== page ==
Being able to manage people is an essential quality for aspiring and current leaders hoping to grow in their professions. It’s a skill that allows you to create a team that’s motivated, engaged and productive. Overall, the manager-employee relationship is positively influenced by strong people management skills. By harnessing and developing these skills, you are able to give your reports the support and motivation they need to perform, develop and face new challenges.
Emotional intelligence, on the other hand, gives one the ability to create better relationships with customers and coworkers and promote a positive work environment for the whole team. During times fraught with uncertainty and anxiety, emotional intelligence is key to building lasting and productive relationships.
Empathy is not a skill, some may argue. However, in the world we live in now, empathy is definitely a trait that most organisations are looking for. Indeed, some may even consider it to be essential to personal and professional success. For leaders, empathy is critical as multiple studies show that leaders who display empathy have happier teams, which are ultimately more productive. Having the ability to recognise the reason behind another individual’s behaviour and to be able to feel and express compassion is crucial in this era of remote workforces. Being around people physically can make us more attuned to another person’s feelings, but it can be difficult to judge from the other side of the screen.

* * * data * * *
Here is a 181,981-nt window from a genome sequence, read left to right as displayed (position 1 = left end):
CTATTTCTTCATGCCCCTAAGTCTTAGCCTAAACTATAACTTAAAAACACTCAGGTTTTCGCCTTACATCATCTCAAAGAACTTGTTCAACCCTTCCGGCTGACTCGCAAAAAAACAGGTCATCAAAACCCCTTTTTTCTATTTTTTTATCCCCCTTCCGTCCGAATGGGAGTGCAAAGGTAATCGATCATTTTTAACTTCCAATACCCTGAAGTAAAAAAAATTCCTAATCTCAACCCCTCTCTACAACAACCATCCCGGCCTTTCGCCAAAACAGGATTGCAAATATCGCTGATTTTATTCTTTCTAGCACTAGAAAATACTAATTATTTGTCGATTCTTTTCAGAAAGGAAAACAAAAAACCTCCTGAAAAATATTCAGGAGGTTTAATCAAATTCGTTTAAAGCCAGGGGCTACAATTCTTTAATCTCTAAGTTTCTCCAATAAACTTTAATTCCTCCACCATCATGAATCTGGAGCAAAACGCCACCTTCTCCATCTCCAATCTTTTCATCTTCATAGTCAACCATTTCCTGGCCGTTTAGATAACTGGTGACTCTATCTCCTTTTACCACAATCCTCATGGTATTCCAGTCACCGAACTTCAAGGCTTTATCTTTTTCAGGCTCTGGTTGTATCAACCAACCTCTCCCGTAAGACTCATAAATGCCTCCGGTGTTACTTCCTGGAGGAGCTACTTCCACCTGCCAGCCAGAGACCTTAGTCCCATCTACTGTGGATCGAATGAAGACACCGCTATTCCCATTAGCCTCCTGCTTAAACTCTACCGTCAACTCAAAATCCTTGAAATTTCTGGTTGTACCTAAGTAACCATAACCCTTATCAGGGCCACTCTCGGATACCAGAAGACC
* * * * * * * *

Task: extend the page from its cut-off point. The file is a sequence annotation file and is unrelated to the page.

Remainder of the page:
Research has shown that people with more accurate self-perceptions tend to perform better in the workplace; for example, a study carried out in the Royal Navy found that more self-aware leaders were better able to tailor their leadership style to the situation at hand. Becoming more self-aware in the workplace allows professionals to relate better to their colleagues, direct reports and superiors, creating a more harmonious environment.
The Covid-19 pandemic has changed the workforce as we knew it, paving the way for an important soft skill that is resilience. Resilience is the ability to thrive or cope with challenges and stress, and this soft skill can contribute greatly to career growth. Some ways by which resilience can be developed and nurtured are: by trying not to view crises as insurmountable problems, accepting that change is a part of life, focusing on your own mental wellness and communicating openly. In a post-pandemic workplace, employees who exhibit resilience will flourish.
Upskilling for the future
We are heading into what could be a hiring perfect storm for many companies. Skills that very often were overlooked in the workplace in the past, are now more significant than ever. Isn’t it time we updated those old and outdated hiring practices stop, and you begin to hire for the future?
We can start today by seeking out those skills that will be most in demand in the future. At ABN Resource, our own award-winning ‘HireInsight’ candidate delivery platform incorporates competency, behavioural and video assessment. The unique technology coupled with the industry-certified in-house sourcing and research teams enables us to identify more diverse pools of candidates that can add value to the lubricants market even though they come from different sectors.
Contact us today to learn more about how we can together towards attracting and retaining the workforce of the future.